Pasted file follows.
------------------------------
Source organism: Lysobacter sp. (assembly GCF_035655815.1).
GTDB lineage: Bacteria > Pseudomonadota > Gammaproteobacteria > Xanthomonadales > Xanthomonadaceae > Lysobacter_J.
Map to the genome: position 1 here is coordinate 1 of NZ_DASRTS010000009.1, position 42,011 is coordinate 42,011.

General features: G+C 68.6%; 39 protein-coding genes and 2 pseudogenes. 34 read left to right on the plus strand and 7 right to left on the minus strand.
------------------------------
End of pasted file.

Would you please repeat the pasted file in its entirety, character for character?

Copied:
Source organism: Lysobacter sp. (assembly GCF_035655815.1).
GTDB lineage: Bacteria > Pseudomonadota > Gammaproteobacteria > Xanthomonadales > Xanthomonadaceae > Lysobacter_J.
Map to the genome: position 1 here is coordinate 1 of NZ_DASRTS010000009.1, position 42,011 is coordinate 42,011.

General features: G+C 68.6%; 39 protein-coding genes and 2 pseudogenes. 34 read left to right on the plus strand and 7 right to left on the minus strand.